Trade with a proven trading process, consistently.
In doing so, we need to decide if we are a systematic or discretionary trader?
With a system method, the rules ought to be precise; buy when the price is above the 200 days high, for example.
But as a discretionary trader, a trade is open to subjectivity. It may include, for example, an individuals interpretation of support and resistance; something that with ten traders will produce several different solutions.
Therefore, as a discretionary trader, a precise understanding of trade selectivity is crucial. In other words, as a discretionary trader, we trade as if we are system traders. That takes some time to grasp. But it is essential that we do.
In addition to either a systematic or discretionary approach, financial trading has so many facets; it is a challenge to know where to start. For example, the technical analysis which envelops the interpretation of charts, set-ups indicators and their associated patterns is vast.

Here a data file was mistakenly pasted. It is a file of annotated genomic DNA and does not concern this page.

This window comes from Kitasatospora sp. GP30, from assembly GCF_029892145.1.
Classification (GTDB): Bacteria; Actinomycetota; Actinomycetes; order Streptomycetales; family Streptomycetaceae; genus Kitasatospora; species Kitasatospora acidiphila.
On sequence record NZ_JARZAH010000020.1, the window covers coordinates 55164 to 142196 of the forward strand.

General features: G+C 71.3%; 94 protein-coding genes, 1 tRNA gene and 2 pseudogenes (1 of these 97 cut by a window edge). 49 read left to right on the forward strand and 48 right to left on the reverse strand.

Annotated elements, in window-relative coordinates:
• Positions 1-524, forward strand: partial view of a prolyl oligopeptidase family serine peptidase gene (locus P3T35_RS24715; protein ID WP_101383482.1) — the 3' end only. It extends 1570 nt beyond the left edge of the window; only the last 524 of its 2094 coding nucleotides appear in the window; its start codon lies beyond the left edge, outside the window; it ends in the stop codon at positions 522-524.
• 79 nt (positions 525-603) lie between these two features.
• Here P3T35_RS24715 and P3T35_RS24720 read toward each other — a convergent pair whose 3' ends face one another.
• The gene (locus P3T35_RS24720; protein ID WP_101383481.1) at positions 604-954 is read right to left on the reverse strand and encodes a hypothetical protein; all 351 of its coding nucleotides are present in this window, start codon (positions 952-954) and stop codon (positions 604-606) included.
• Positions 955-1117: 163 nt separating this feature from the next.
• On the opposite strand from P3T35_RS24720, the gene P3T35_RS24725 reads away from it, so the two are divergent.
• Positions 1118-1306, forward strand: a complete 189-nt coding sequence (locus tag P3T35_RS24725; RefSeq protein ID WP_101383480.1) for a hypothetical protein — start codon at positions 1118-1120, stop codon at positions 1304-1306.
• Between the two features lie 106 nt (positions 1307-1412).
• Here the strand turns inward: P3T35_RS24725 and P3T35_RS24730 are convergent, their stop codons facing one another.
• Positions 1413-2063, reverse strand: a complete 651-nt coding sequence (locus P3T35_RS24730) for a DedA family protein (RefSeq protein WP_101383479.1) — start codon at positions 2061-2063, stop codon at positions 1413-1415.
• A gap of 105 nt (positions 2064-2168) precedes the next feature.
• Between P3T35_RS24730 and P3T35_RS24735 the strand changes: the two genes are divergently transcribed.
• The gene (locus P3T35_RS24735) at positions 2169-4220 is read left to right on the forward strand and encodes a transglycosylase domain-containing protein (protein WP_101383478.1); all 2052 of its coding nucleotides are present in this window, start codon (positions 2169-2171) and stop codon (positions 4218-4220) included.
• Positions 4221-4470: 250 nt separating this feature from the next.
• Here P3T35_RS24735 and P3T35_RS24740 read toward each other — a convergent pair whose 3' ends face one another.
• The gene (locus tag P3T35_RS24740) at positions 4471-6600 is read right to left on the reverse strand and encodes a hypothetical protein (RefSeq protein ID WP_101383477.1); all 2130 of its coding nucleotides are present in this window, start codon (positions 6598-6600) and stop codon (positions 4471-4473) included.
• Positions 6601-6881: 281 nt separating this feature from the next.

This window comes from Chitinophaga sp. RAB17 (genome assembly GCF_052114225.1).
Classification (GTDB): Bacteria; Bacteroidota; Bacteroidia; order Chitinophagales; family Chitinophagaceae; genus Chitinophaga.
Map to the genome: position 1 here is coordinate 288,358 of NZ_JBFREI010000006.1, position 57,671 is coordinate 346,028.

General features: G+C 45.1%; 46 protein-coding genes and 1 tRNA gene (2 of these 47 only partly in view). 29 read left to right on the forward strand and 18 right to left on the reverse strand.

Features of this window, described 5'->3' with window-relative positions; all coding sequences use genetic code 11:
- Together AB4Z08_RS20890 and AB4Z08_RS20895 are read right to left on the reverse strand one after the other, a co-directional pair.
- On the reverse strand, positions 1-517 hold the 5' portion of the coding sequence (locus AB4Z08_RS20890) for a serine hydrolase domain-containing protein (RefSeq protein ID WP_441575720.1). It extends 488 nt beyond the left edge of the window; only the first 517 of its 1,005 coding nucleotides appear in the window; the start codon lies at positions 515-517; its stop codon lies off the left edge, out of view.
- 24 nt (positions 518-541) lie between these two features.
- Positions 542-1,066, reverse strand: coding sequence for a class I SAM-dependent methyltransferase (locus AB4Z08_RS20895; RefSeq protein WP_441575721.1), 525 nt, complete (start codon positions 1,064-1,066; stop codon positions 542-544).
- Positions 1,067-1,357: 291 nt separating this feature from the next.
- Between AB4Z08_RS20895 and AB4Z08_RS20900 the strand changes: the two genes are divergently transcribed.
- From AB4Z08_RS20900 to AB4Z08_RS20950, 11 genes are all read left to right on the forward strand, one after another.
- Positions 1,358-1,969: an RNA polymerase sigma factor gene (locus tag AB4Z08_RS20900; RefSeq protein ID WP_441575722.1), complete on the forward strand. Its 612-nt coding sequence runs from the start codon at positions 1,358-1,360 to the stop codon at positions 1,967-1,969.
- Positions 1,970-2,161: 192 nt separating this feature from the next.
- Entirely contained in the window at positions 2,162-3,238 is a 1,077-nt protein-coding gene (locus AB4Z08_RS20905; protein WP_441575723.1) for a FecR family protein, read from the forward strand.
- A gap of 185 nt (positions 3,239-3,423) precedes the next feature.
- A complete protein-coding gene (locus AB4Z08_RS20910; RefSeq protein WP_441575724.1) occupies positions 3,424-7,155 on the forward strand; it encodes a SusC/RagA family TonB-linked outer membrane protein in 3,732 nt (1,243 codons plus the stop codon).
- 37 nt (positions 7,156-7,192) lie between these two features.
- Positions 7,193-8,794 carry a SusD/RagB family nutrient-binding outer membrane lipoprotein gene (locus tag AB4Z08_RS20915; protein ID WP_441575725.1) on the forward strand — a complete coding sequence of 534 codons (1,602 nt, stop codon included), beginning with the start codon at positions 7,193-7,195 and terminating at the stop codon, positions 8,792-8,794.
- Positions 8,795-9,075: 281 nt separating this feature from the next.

To find a trading way that matches our personality is often a trial by error process. Even a method that works wonderfully well for one will more than likely not work ideally for another. And an edge in this competitive zero-sum game is fleeting.
A systematic trading model requires commitment.
A discretionary approach, however, requires constant practice and a real understanding for it to become our own; and then followed as if it were a system.
The discretionary angle never stops evolving. But, and probably an essential point, we only change slowly and never during a ‘live’ period.
Once we have established our grounding, we attract other thoughts and principles based only on our chosen way, and we can economically disregard everything else; this creates focus and the all-important consistent approach.
How would I describe my discretionary trading technique? I want to think that it is simple and conservative. It looks at a few markets and enters with momentum and dominance from a precise set-up with the appropriate trend.